SOLSC 2014: Summer of 1964, Worlds Apart


It’s Tuesday and time to share a slice over at Two Writing Teachers.

This past week I finished reading REVOLUTION by Deborah Wiles.  I am challenging myself to read books that might be Newbery contenders this year through Goodreads. It’s funny as I have COUNTDOWN on my shelf but have never read it.

Wow!  If you haven’t read REVOLUTION, consider putting it on your list.  She is to historical fiction what Brian Selznick is to combining illustration and fiction novels.  The book blends a historical fiction with clippings, photos, quotes,etc. about the summer called “Freedom Summer” in Mississippi.

While reading this book, I felt that perhaps I was reading about a foreign country.  The main character Sunny, experiences the unrest in her town of Greenwood, MS.  She experiences the “invasion” of northerners coming to her town to help register people for voting, the pamphlets left by the KKK, and the attitudes of those who don’t want integration in the south.

Meanwhile, in sunny southern California, my summer of 1964 was all about playing Barbies on the patio of the house we just moved into, playing with the neighbor kids before the walls to divide our properties all got built, and threatening harm to my brother’s blue bellied lizards he captured. It was about having my grandmothers from New Jersey visiting and going school shopping for that special first day outfit.

I grew up in a protected world. My parents weren’t the kind of people who had deep political discussions.  I don’t remember hearing about the unrest of the south, of Mississippi, of  Freedom Summer. And today with the unrest in Ferguson, MO, I wonder if we should all take a time out and read Wiles’s new book and remember our history.


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5 Responses to SOLSC 2014: Summer of 1964, Worlds Apart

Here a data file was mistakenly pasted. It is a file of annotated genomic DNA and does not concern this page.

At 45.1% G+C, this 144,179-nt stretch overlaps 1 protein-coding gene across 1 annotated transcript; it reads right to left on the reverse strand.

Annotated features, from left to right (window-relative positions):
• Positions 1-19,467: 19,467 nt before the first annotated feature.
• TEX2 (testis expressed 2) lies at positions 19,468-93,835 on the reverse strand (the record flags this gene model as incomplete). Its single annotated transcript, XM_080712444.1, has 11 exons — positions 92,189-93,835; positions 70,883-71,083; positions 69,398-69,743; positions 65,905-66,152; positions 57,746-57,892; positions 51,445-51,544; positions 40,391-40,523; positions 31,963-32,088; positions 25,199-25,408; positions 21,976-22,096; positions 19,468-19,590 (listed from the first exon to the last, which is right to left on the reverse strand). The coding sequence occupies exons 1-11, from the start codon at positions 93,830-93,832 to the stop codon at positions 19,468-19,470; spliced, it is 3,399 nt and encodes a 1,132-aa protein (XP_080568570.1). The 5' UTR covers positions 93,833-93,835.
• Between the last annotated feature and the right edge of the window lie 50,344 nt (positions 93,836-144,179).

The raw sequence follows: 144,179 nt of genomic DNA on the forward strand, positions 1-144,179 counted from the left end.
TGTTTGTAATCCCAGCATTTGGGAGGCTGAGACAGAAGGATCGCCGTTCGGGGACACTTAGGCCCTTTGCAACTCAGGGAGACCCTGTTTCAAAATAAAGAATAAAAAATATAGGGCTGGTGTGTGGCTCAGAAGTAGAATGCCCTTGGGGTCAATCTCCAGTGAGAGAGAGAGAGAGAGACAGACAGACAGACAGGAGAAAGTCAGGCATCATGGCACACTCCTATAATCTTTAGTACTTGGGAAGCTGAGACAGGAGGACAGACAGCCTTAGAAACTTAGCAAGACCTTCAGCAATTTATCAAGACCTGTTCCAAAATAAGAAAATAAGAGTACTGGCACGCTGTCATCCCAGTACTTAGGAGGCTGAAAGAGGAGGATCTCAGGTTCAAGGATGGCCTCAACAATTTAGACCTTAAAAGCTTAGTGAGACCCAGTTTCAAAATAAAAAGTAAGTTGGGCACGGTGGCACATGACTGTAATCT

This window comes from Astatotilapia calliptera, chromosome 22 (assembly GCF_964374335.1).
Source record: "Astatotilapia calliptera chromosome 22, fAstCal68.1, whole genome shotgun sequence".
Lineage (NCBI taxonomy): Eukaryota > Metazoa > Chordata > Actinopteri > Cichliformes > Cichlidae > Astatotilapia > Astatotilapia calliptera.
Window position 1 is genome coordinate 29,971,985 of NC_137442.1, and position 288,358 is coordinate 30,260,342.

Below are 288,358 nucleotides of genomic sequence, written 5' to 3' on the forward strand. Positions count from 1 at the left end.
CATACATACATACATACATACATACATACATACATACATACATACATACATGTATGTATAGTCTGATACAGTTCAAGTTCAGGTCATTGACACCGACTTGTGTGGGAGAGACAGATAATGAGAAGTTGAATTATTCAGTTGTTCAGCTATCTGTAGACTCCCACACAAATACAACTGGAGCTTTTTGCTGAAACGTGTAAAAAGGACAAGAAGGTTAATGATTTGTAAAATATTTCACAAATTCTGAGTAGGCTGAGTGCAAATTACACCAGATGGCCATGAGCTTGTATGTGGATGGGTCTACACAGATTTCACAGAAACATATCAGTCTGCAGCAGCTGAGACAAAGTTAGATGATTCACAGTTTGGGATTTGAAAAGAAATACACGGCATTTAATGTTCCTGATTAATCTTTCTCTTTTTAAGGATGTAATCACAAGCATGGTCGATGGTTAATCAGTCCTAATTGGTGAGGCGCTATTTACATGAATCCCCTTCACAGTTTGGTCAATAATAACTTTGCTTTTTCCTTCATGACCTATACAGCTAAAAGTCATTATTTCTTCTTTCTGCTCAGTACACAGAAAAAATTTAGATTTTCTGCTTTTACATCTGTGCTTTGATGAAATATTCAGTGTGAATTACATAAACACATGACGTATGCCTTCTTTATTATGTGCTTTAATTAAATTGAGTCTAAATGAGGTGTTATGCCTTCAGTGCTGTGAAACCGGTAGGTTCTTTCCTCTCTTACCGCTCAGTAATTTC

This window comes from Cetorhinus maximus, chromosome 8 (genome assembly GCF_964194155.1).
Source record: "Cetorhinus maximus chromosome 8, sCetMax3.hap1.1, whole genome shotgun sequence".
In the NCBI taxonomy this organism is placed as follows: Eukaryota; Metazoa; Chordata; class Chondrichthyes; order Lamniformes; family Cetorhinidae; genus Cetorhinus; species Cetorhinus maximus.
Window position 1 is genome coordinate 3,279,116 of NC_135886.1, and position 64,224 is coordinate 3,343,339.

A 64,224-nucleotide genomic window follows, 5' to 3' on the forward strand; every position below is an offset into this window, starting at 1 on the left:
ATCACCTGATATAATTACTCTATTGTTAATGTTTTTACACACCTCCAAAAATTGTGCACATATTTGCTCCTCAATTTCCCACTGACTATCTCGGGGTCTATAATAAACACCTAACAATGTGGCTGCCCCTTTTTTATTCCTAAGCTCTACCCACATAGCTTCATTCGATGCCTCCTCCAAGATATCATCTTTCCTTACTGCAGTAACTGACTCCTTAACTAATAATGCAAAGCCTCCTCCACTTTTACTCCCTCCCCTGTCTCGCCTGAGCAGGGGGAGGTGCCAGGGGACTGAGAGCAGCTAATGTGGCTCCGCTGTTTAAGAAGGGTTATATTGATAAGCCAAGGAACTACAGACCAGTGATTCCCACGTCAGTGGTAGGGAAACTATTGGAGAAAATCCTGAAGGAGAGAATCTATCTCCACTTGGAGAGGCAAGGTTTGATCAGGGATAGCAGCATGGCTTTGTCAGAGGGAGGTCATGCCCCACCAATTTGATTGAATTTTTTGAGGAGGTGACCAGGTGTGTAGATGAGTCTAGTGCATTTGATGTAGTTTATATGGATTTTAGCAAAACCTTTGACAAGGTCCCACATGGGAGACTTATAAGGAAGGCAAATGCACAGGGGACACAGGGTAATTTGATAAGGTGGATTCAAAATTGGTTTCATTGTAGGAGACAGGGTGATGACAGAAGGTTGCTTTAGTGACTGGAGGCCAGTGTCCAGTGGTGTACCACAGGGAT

1. Pingback: Celebrate: Five Things About the Week | Check It Out

  2. margaretsmn says:

    I did grow up in Mississippi and I don’t remember much unrest. I think the media today makes it easier for us to know about these things. I do remember when we integrated the schools in 1971. It meant that I was bussed across town to experience the Open Classroom. A weird time. I feel the unrest in Missouri is worse. It means progress has not been made. I am so sad and mad. Is this really happening in our country? My spiritual Thursday post tomorrow will touch on it a little.

  3. Linda Baie says:

    I just took the book back to the library because I didn’t get it read-sorry! I’ll try hard to get to it soon. I really want to see how she shares the story. I did grow up with lots of political talk & my grandmother managed to get our little town integrated long before the sixties, so I knew that it was happening although it touched my town in a different way. Thanks for the good review, Jone!

  4. Tara Smith says:

    Remembering our history…I don’t think that we can understand today’s unrest without knowing all that came before. I’ll have to look for this book.

  5. missmoyer says:

    That was the one book on my list that I did read.
    I love the phrase about “reading about a different country.” I felt the same way.
    I’m still puzzled as to who this book is written for! I lean more towards adults.
    What do you think?

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